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Coast Guard C4ISR

Sails Ahead The maritime agency is buying and fielding new

systems to improve its ability to gather and share mission-critical information. By Marc Selinger, CGF Correspondent C4ISR isn’t just for the Department of Defense. The Coast Guard, part of the Department of Homeland Security, is instituting a host of new C4ISR capabilities for aircraft, ships and coastal-distress and vessel-tracking systems. Service officials said these new technologies are making it easier to collect and process vital information, thereby enhancing situational awareness for such missions as search and rescue, maritime law enforcement and environmental protection. Earlier C4ISR upgrade efforts fell under the massive Deepwater equipment modernization program, which ran aground due to cost, schedule and performance problems. Captain John Wood, C4ISR program manager in the Coast Guard’s acquisition directorate, told Coast Guard Forum that current C4ISR projects incorporate lessons learned from Deepwater. “Experience gained under the former Deepwater construct has taught us to emphasize affordability in our designs and to attempt to stay away from proprietary software,” Wood said. “With new, cuttingedge technologies emerging frequently, we have to be able to find, use and integrate these technologies into our systems quickly and economically if we want to maintain dominance over the U.S. maritime environment. We are also implementing software best practices when configuring commercial software products to automate business functions, enhance security, and make information readily available to operators.” The Coast Guard is equipping its new national security cutters (NSCs) with a Lockheed Martin multi-sensor suite, including air and surface search radar, infrared cameras, and identification-friend-or-foe systems. One terminal, the keyboard integrated terminal equipment made by L-3 Communications allows data to be shared over a wide variety of communications systems. The NSC’s next-generation C4ISR system, Tactical Seawatch, which is scheduled to roll out in 2013, will tie the ship’s tactical sensors into the command-and-control system. The weapons have their own fire-control radar to track targets and currently operate through a control system that is separate from the ship’s overall command-andcontrol system. The third NSC was commissioned in March 2012 and the fourth and fifth cutters are in production at Ingalls Shipyards in Pascagoula, Miss. A contract award for the sixth NSC is expected in 2013. The Coast Guard plans to buy a total of eight vessels. Vice Admiral John Currier, the Coast Guard’s vice commandant, told the House Coast Guard and Maritime Transportation subcommittee in May 2012 that the NSC’s C4ISR is proving integral to Coast Guard operations, providing real-time tactical intelligence and information-sharing. In 2011, for instance, the first two NSCs seized 2,200 kilograms of illegal drugs with a street value of about $85 million, Currier testified. 10 | CGF 4.4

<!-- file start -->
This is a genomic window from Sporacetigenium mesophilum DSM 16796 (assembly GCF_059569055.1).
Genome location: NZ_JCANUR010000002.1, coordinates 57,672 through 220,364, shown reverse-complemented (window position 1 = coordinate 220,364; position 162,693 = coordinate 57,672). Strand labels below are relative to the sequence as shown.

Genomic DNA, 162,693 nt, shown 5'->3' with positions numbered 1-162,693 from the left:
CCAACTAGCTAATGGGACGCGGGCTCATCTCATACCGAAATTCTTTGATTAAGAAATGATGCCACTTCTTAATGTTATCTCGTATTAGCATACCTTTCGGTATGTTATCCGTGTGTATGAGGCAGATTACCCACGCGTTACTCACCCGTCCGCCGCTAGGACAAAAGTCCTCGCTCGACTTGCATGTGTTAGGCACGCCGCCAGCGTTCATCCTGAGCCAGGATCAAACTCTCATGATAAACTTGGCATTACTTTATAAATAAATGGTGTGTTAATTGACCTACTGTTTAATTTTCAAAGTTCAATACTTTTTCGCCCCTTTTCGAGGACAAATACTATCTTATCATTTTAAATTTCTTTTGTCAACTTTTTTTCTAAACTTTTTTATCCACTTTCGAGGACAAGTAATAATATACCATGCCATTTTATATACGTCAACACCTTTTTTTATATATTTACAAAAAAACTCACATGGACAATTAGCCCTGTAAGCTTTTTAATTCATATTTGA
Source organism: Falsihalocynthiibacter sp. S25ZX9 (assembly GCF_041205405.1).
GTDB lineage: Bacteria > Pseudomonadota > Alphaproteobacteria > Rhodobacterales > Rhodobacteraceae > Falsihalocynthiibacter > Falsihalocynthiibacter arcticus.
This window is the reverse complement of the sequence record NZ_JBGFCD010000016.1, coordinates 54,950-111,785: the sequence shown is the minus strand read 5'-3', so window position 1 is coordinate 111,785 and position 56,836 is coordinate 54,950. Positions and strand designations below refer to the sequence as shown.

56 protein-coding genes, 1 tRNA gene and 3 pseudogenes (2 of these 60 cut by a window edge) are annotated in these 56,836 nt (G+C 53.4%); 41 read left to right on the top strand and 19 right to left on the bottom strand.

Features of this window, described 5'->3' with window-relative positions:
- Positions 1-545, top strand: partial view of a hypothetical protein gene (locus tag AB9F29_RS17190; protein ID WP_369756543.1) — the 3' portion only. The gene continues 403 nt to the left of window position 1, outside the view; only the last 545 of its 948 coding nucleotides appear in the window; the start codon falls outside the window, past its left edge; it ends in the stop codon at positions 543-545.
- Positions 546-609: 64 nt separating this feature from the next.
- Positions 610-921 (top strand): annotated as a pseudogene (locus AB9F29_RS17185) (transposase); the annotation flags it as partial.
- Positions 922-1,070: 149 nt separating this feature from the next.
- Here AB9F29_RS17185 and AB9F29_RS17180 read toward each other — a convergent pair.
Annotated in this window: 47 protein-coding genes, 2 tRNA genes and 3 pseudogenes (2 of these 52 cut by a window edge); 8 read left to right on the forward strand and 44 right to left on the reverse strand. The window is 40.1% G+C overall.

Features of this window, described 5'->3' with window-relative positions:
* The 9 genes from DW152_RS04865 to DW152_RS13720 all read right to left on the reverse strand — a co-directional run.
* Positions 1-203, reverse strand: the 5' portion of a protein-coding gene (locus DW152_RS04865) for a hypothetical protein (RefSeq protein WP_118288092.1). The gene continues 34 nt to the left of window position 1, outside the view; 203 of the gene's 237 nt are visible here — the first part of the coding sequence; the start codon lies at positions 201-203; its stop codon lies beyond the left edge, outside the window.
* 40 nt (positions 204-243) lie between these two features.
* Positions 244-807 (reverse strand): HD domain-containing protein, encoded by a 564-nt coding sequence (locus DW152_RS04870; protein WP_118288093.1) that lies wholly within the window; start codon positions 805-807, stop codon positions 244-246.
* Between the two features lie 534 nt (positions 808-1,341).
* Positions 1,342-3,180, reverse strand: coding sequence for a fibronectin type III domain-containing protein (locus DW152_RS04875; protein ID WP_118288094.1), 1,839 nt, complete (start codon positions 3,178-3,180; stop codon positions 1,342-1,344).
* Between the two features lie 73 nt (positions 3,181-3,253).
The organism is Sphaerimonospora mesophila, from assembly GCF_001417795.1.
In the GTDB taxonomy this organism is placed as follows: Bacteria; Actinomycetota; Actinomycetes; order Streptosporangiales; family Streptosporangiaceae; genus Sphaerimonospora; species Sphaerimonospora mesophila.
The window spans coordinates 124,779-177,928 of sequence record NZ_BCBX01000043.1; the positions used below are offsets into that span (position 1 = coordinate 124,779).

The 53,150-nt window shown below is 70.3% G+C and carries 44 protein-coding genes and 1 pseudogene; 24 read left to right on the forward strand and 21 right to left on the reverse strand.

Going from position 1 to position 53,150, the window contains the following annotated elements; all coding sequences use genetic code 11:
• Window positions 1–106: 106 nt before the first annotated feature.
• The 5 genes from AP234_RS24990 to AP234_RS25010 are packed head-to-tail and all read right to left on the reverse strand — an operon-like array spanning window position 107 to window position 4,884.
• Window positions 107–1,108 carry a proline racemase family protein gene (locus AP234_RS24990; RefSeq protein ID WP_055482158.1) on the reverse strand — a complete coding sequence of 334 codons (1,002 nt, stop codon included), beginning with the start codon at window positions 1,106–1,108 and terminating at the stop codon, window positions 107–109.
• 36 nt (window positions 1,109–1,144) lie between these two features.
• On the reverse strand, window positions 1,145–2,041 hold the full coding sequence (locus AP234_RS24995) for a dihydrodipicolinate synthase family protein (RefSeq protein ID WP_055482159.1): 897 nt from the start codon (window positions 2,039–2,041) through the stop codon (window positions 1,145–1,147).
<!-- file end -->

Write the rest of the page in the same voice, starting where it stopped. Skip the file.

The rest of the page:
The Coast Guard is installing its only three-dimensional radar, the EADS North America TRS-3D, on its new 418-foot NSCs, which are replacing 1960s-era high endurance cutters. Aaron Johnson, business development director for EADS N.A.’s Defense Electronics and Systems business, said the radar’s antenna is lightweight enough to be placed at a relatively high elevation on the ship, providing an advantageous line-of-sight view. The TRS-3D also has the potential to become the multi-mode radar for the offshore patrol cutter (OPC), which will replace the Coast Guard’s aging fleet of 210-foot and 270-foot medium endurance cutters. The Coast Guard plans to award three OPC design contracts to shipyards in fiscal year 2013 and narrow the field to one design in FY16. The radar selection will be made separately, Johnson said. The Coast Guard plans to buy 25 OPCs, with the first delivered in 2020. The Coast Guard is also replacing Capt. John Wood its aging 110-foot Island-class patrol boats with the 154-foot fast response cutter (FRC). L-3 provides the C4ISR system, which includes an integrated bridge and navigation control system, alarms and announcing systems and an integrated and automated internal/external voice communications system. L-3 has delivered the first 10 systems to FRC prime contractor Bollinger Shipyards, said Bob MontBob Montgomery gomery, L-3’s director of homeland security programs. Bollinger, in turn, has delivered the first three ships to the Coast Guard and was expected at press time to deliver the fourth in November 2012. The Coast Guard plans to buy up to 58 FRCs. “The first three FRCs are commissioned and at sea, performing critical missions throughout the Caribbean,” Montgomery said. “The Bollinger/L-3 team plans to deliver a new ship every quarter for the next several years, with the potential to ramp up to six ships per year in 2015.” All new and legacy cutters are receiving new command-andcontrol capabilities through the Seawatch program, which provides electronic navigation, radar integration and a common operating picture. Seawatch uses the DoD’s Global Command and Control System, which provides the common operating picture, Wood said.

CGF 4-4 (Dec. 2012)  
CGF 4-4 (Dec. 2012)  

U.S. Coast Guard Forum, Volume 4 Issue 4, December 2012